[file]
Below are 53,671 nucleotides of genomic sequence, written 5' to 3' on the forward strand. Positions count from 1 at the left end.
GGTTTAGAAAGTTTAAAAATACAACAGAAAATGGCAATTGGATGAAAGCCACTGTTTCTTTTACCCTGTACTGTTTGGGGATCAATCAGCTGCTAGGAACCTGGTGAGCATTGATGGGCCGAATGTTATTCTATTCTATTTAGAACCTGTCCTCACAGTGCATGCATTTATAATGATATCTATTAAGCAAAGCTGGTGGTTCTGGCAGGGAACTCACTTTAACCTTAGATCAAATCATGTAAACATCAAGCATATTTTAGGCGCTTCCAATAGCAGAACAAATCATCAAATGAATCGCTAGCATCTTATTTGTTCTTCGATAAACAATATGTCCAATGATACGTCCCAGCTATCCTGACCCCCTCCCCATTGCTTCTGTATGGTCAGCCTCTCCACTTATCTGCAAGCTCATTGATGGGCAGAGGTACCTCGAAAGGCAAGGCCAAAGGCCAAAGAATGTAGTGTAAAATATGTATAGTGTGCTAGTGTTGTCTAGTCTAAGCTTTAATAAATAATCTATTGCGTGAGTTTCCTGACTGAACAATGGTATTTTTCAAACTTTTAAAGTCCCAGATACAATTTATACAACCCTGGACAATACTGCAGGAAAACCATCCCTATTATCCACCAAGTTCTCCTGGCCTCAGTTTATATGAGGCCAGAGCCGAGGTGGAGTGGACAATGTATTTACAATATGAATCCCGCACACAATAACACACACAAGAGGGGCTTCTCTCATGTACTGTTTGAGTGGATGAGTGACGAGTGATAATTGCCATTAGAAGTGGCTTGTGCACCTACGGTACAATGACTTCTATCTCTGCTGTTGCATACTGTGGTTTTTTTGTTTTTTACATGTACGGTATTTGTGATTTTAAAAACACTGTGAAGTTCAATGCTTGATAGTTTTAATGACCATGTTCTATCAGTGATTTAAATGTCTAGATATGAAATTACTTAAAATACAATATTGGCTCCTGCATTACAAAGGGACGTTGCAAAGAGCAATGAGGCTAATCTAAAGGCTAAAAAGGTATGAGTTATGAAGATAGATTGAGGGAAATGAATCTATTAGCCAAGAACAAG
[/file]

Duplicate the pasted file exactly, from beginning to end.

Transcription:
Below are 53,671 nucleotides of genomic sequence, written 5' to 3' on the forward strand. Positions count from 1 at the left end.
GGTTTAGAAAGTTTAAAAATACAACAGAAAATGGCAATTGGATGAAAGCCACTGTTTCTTTTACCCTGTACTGTTTGGGGATCAATCAGCTGCTAGGAACCTGGTGAGCATTGATGGGCCGAATGTTATTCTATTCTATTTAGAACCTGTCCTCACAGTGCATGCATTTATAATGATATCTATTAAGCAAAGCTGGTGGTTCTGGCAGGGAACTCACTTTAACCTTAGATCAAATCATGTAAACATCAAGCATATTTTAGGCGCTTCCAATAGCAGAACAAATCATCAAATGAATCGCTAGCATCTTATTTGTTCTTCGATAAACAATATGTCCAATGATACGTCCCAGCTATCCTGACCCCCTCCCCATTGCTTCTGTATGGTCAGCCTCTCCACTTATCTGCAAGCTCATTGATGGGCAGAGGTACCTCGAAAGGCAAGGCCAAAGGCCAAAGAATGTAGTGTAAAATATGTATAGTGTGCTAGTGTTGTCTAGTCTAAGCTTTAATAAATAATCTATTGCGTGAGTTTCCTGACTGAACAATGGTATTTTTCAAACTTTTAAAGTCCCAGATACAATTTATACAACCCTGGACAATACTGCAGGAAAACCATCCCTATTATCCACCAAGTTCTCCTGGCCTCAGTTTATATGAGGCCAGAGCCGAGGTGGAGTGGACAATGTATTTACAATATGAATCCCGCACACAATAACACACACAAGAGGGGCTTCTCTCATGTACTGTTTGAGTGGATGAGTGACGAGTGATAATTGCCATTAGAAGTGGCTTGTGCACCTACGGTACAATGACTTCTATCTCTGCTGTTGCATACTGTGGTTTTTTTGTTTTTTACATGTACGGTATTTGTGATTTTAAAAACACTGTGAAGTTCAATGCTTGATAGTTTTAATGACCATGTTCTATCAGTGATTTAAATGTCTAGATATGAAATTACTTAAAATACAATATTGGCTCCTGCATTACAAAGGGACGTTGCAAAGAGCAATGAGGCTAATCTAAAGGCTAAAAAGGTATGAGTTATGAAGATAGATTGAGGGAAATGAATCTATTAGCCAAGAACAAG